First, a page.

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torstenanders

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Everything posted by torstenanders

  1. I am still working on getting playback for GrandOrgue working properly. I defined a sound set with various articulations (shown in a related post, see link below) for setting, e.g., which manual to use for the current hand, and which stop combinations on that manual. Those articulations already work individually in Opusmodus. The problem I am facing is that I need to constantly combine multiple of such articulations in a single note. For example, I may need to specify that the right hand stops playing on the manual I (one articulation), that it instead plays on manual II and III coupled (two further articulations) and which stop combinations to use for those manuals (two more articulations). So, in this example we have five articulations on a single note, and each needs to send a specific MIDI event. Such an occurrence is something completely normal in organ literature. In OMN, this could be written, e.g., as follows using my sound set shown in the post linked below. '((q c4 -I+II5+III6+II+III)) Now, my only problem is that whenever there are two articulations combined for a single note, where each should output its own MIDI event, Opusmodus always only outputs just one of these MIDI events. I confirmed this by checking the resulting MIDI events both in an exported MIDI file and with a realtime MIDI monitor (https://www.snoize.com/MIDIMonitor/). Note that my setup works with other software (notation software and DAWs), as they allow for having multiple articulations allocated to a single note outputting separate MIDI events. Is this perhaps somehow possible with Opusmodus as well? Best, Torsten PS: I realise that Opusmodus does send multiple MIDI events if multiple MIDI events are explicitly specified for a single articulation, as in the "VSL Cello Solo" file. However, I cannot really explicitly define all the possible articulation combinations as individual articulations instead, as what would result in an impractical large number of them. There are currently individual 48 articulations (for an organ with three manuals and 10 preset combinations each), and these articulations can be combined in various ways in pairs, triplets, quadruples etc., which would result in an impractically huge number of articulations to define. PPS: One potential workaround for some situations would be to instead allocate some of these articulations to rests immediately preceding the notes for which they are needed, but that is not possible either, because custom articulations cannot be added to rests. Instead, additional notes are added. PPPS: For completeness: a related post.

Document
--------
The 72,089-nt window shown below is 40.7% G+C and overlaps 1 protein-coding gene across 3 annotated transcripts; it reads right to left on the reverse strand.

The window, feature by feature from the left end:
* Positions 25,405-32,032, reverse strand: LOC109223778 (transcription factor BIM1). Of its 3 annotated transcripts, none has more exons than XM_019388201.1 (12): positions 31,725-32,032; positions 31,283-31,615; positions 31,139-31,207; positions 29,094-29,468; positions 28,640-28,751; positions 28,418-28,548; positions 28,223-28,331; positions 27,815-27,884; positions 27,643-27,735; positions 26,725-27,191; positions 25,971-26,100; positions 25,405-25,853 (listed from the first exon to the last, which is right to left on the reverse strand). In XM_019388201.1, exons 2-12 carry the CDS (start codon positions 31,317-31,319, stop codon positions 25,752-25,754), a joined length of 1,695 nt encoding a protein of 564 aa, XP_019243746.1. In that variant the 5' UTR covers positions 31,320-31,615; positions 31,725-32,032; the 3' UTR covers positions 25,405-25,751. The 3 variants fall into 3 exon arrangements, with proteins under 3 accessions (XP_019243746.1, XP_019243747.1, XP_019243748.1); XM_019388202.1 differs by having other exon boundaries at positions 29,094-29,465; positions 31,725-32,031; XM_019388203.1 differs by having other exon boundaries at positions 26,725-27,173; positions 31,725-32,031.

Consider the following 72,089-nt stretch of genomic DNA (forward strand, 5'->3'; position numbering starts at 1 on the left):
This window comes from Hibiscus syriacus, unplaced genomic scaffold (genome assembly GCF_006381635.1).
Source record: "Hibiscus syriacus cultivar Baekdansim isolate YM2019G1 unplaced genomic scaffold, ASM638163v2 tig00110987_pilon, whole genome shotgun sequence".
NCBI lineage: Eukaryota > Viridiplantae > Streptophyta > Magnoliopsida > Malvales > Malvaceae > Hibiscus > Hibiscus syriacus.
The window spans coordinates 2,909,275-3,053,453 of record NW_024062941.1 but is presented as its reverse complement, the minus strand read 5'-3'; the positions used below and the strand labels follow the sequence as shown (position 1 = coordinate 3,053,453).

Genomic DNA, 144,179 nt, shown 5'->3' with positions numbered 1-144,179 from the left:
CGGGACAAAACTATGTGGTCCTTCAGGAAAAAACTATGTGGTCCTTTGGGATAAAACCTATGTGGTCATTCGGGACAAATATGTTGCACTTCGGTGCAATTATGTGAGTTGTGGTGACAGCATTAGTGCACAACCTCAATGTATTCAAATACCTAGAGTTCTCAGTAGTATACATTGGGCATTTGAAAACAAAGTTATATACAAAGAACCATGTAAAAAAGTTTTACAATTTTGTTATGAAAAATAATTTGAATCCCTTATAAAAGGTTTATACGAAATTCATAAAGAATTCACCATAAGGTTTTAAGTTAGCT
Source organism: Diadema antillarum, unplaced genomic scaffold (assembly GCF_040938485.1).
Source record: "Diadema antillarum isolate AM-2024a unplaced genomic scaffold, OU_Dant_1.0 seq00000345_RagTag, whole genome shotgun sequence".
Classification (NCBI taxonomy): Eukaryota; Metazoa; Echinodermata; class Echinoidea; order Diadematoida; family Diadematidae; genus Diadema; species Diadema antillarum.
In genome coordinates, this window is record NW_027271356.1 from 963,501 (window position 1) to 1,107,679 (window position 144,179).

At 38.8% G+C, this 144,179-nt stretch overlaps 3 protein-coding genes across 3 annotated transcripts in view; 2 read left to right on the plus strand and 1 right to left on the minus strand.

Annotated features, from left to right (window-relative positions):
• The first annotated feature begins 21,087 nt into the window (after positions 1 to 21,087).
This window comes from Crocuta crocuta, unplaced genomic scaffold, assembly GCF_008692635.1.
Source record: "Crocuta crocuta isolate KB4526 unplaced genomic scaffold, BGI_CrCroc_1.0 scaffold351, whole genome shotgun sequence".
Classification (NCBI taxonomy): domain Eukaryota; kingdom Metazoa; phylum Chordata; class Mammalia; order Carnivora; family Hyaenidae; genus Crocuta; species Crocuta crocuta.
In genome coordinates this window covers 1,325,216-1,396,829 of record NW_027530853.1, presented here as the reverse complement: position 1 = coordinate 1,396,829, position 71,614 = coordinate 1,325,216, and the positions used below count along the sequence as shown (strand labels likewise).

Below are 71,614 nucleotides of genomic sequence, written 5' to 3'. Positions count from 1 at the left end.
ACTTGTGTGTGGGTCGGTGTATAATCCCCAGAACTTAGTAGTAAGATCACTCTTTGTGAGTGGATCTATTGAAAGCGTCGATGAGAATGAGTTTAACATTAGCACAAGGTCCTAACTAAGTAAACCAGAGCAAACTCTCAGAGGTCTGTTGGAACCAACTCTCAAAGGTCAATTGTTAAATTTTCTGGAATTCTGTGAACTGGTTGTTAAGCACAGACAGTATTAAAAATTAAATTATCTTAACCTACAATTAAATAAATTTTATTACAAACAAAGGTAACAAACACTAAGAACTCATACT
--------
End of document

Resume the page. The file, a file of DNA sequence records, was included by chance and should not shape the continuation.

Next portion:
2. BTW: It seems that Opusmodus sends various redundant MIDI events when looking at its realtime output with MIDI monitor. Initially, CC 123 and 120 are initialised to 0 for all 16 channels, but this is done several times (at the end this is done again, but only once). More worryingly, notes are send multiple times. For example, when you send the example below in a score, a note-on for the first note (C5) is send twice almost simultaneously, followed by a note-off for both those notes simultaneously. Indeed, you can commonly hear the result of that as a quasi hick-up in the output, or that the first note is simply skipped. The next notes are also always output twice, but those double events are exactly simultaneously. ((q c5 d5 e5 f5) A related problem is that note-offs and succeeding note-ons are exactly at the same time, which can result in problems for note repetitions. Best, Torsten
  3. torstenanders

    Resetting Articulations and Dynamics to none

    In common music notation, if you use some "sticky" playing technique and you want to "disable" it later, then you should tell so the performer, should you not? Best, Torsten
  4. torstenanders

    add tuning float to single-events?

    > Check the GET-RUNNING function. This will explain as well how to use floats in tuning. Is that a new function? It is not available in my image. Best, Torsten -------------------------- Unfortunately, evaluating add-cents-tuning-to-text-atrributes results in an error for me. > Error: ((= (length (explode i)) 5) (filter-first 3 (explode i))  (filter-first 2 (explode i))) can't be destructured against the lambda list (ccl::test true &optional false), because it contains 4 elements, and at most 3 are expected. > While executing: (:internal ccl::nx1-compile-lambda), in process Listener-2(9).
  5. torstenanders

    Stephane's GM .dls Bank for opmo and OS X

    I also get an error: Error (404) We can't find the page you're looking for.
  6. torstenanders

    MIDI-pitch-bend-messages

    Good to hear that you have both IRCAM solo-instruments and conTimbre. I was considering getting one of those at some stage. What is your impression of either using them for sequencing with a DAW or notation software? Best, Torsten
  7. torstenanders

    MIDI-pitch-bend-messages